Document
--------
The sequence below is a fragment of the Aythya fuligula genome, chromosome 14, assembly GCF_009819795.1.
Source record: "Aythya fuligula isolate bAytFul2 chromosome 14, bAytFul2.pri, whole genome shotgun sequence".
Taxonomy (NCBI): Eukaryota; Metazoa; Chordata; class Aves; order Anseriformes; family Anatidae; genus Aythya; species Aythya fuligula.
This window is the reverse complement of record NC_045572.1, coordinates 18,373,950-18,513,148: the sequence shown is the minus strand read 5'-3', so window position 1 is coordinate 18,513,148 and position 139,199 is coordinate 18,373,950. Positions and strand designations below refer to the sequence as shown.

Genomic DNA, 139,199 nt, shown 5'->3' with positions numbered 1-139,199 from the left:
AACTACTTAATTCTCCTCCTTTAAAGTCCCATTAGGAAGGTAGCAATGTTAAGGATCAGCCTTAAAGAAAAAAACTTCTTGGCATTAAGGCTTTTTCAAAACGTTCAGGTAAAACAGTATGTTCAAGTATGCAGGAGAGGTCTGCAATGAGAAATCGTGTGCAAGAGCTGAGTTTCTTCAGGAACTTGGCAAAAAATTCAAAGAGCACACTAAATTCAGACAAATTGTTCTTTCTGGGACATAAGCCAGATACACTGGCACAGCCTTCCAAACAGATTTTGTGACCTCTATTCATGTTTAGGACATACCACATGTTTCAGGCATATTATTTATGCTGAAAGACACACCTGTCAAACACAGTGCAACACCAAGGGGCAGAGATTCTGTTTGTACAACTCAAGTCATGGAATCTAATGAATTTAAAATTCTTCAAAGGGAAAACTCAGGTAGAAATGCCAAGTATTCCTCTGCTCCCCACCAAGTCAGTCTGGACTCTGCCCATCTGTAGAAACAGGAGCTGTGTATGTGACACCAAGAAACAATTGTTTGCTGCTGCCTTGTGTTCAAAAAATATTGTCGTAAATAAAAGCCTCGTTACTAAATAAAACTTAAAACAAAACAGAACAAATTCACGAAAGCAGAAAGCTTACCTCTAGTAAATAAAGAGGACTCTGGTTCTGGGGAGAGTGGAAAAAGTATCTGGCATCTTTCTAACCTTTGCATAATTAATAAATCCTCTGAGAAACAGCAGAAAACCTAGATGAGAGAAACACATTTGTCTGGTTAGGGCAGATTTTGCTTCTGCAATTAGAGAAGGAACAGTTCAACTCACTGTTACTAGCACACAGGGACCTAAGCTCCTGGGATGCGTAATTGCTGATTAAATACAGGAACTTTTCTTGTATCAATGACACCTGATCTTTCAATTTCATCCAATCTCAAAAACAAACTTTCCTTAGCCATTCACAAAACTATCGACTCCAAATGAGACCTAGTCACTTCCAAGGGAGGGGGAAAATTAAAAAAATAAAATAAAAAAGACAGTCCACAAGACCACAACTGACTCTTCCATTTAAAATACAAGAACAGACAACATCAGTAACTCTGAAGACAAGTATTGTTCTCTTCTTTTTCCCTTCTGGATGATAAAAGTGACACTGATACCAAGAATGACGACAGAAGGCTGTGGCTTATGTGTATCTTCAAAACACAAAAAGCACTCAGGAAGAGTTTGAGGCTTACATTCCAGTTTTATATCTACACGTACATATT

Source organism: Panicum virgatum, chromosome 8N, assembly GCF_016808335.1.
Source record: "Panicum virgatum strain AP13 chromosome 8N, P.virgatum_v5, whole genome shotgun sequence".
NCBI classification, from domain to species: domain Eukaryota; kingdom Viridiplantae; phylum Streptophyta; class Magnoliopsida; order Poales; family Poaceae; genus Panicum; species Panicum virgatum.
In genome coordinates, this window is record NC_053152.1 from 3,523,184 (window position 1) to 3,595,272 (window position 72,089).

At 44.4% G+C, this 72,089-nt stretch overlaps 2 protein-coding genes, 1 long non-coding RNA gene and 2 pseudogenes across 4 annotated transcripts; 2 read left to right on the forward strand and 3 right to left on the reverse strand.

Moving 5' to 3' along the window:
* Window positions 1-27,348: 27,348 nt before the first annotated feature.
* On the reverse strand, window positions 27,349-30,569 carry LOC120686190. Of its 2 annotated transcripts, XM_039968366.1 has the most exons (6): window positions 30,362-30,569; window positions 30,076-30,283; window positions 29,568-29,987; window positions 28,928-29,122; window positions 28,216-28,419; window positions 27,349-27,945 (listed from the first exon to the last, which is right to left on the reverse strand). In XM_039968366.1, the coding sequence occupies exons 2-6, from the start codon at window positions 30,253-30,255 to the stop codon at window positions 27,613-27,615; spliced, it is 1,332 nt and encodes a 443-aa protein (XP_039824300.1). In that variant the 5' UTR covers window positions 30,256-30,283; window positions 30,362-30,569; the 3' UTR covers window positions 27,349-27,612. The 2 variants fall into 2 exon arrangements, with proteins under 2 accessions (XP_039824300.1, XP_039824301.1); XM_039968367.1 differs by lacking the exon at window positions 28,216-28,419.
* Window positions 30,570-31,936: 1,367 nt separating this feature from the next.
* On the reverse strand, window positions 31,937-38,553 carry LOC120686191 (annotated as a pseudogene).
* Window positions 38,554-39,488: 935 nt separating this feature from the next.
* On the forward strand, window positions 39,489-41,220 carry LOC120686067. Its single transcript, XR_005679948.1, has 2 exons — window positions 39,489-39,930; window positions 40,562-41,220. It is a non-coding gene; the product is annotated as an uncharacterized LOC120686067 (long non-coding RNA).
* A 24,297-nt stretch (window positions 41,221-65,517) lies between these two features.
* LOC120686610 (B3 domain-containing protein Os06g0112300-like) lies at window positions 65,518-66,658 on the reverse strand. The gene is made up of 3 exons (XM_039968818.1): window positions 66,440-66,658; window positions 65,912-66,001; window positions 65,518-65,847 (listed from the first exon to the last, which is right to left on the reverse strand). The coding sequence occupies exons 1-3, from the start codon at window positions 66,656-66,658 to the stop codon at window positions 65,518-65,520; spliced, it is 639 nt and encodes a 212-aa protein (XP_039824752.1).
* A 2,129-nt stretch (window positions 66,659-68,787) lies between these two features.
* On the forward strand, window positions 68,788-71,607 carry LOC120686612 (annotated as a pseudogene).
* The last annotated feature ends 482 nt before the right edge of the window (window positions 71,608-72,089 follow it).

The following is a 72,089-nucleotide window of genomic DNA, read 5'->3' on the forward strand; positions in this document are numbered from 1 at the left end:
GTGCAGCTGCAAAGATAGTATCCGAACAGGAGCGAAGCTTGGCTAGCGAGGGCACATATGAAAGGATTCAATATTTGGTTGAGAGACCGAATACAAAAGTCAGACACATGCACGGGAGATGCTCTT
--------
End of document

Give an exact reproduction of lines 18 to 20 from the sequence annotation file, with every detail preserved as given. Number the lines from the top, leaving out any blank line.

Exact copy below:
* On the forward strand, window positions 39,489-41,220 carry LOC120686067. Its single transcript, XR_005679948.1, has 2 exons — window positions 39,489-39,930; window positions 40,562-41,220. It is a non-coding gene; the product is annotated as an uncharacterized LOC120686067 (long non-coding RNA).
* A 24,297-nt stretch (window positions 41,221-65,517) lies between these two features.
* LOC120686610 (B3 domain-containing protein Os06g0112300-like) lies at window positions 65,518-66,658 on the reverse strand. The gene is made up of 3 exons (XM_039968818.1): window positions 66,440-66,658; window positions 65,912-66,001; window positions 65,518-65,847 (listed from the first exon to the last, which is right to left on the reverse strand). The coding sequence occupies exons 1-3, from the start codon at window positions 66,656-66,658 to the stop codon at window positions 65,518-65,520; spliced, it is 639 nt and encodes a 212-aa protein (XP_039824752.1).